Notes from my Artist Studios of Fearrington Village preview tour…
sculptures and paintings from nature (professional voice)
[#2 on the ASFV studio tour map]
Forrest – molecular biologist – that to me indicates he worked with the minuscule and the non-tactile. He would not have been able to hold the observed and organized objects – quite different from his sculpture and paintings, both of which “ …are highly stylized… built up with inches of thick acrylics and modeling paste to the point they nearly jump off the canvas…”
Inasmuch as his professional world was, I imagine, flat and perhaps all that ‘jumped’ were the childhood memories of salamanders and such from under the rocks, Forrest’s “Organic Forrestry” artwork shouts a full exploration of natural subjects bringing textural “motion and emotion [to his art].”
I first knew of Forrest’s cement sculpture work during my own ‘sculpture-ation’ at Central Carolina Community College but it is his painting and drawing I viewed in his studio that kept my attention at our visit. He does impart texture in many of his works but some are also less-stylized, making me want to explore the fur of the groundhog or opossum, or the wet noses of the raccoon or his pup Stanley, even as they are neither furry nor wet.
Reynold Ed Maher
mixed media paintings (reflections from his inner voice)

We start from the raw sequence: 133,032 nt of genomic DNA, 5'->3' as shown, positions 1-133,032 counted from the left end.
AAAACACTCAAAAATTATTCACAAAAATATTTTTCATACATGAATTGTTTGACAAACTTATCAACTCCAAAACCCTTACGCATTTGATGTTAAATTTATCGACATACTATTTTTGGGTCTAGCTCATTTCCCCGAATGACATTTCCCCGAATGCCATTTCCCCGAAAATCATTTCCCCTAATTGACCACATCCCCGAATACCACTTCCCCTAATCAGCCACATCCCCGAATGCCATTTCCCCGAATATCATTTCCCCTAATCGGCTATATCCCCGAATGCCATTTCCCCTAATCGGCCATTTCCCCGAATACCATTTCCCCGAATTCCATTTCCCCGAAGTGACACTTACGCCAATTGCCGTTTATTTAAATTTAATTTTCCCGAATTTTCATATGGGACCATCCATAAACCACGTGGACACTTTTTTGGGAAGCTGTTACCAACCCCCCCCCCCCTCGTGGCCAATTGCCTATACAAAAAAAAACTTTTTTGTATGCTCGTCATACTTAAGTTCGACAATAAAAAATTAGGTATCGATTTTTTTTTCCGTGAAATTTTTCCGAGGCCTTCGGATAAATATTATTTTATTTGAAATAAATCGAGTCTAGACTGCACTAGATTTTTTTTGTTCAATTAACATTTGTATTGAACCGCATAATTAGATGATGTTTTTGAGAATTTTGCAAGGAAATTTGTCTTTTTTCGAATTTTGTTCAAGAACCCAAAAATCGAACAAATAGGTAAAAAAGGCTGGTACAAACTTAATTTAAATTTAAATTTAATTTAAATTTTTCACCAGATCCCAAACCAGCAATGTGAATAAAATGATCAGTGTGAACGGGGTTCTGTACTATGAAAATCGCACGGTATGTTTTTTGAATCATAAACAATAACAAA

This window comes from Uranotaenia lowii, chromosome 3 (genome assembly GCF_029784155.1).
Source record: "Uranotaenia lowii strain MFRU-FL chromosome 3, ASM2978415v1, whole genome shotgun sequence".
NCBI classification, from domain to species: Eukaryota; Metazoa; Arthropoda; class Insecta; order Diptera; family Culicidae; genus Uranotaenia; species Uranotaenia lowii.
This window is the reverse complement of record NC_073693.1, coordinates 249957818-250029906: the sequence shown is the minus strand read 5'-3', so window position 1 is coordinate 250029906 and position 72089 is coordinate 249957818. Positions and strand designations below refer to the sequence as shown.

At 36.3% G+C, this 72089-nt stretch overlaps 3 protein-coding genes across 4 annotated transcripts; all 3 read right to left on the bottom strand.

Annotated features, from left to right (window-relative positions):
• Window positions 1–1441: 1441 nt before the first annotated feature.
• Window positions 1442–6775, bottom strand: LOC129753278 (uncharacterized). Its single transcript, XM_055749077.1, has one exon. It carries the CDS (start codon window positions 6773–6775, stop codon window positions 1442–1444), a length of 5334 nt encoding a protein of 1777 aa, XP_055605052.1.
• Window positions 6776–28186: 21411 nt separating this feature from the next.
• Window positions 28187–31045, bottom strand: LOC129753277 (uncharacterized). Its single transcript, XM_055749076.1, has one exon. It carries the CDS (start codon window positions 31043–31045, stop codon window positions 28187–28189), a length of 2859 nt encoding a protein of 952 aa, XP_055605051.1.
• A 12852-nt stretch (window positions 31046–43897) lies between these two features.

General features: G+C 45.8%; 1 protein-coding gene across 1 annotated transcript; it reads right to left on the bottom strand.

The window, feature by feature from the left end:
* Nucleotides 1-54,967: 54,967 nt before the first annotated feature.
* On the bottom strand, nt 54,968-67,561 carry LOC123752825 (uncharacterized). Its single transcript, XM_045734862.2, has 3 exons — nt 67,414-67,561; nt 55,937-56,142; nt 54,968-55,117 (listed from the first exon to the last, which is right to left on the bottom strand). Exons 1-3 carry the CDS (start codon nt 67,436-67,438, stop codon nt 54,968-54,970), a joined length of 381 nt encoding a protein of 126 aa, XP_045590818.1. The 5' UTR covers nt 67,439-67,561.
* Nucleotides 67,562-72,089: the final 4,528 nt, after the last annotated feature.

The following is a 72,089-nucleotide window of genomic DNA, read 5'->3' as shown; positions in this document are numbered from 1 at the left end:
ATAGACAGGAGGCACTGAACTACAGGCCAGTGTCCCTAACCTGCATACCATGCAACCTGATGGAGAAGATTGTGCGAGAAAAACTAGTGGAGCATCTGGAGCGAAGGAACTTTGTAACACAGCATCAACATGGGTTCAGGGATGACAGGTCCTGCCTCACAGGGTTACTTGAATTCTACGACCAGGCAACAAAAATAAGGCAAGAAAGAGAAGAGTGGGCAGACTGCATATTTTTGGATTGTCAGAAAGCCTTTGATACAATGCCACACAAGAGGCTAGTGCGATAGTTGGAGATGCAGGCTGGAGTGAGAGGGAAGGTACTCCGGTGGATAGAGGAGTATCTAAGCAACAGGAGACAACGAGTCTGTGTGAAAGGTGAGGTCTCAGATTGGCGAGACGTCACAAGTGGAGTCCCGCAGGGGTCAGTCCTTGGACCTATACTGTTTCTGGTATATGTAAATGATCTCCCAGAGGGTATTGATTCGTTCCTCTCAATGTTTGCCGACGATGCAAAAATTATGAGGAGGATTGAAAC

[#4 on the ASFV studio tour map]
As Leslie Palmer remarked of Reynold’s work, “…Each work is a flow of emotion- a play on the creative process…”. His works are flowing, formless energy without narrative, yet their color-filled dialog holds the viewer near in hopes of discovering their stories.
Reynold’s work reminded me that if you push for the just the right hues, they shimmer when placed next to each other. He shared with me a postcard of an ancient Egyptian artifact with a particular shade of blue – the Egyptian blue of calcium copper silicate. Reynold pairs this blue with shades of the complimentary and vibrant orange/golds and rust/browns which ask me to see the composition in a reciprocal manner to the shimmering of the colors — they need each other.
Another complementary observation is that of Reynold and his wife Vietta who shared delicious cookies (and the recipe) with us — both such a treat to meet and spend time with!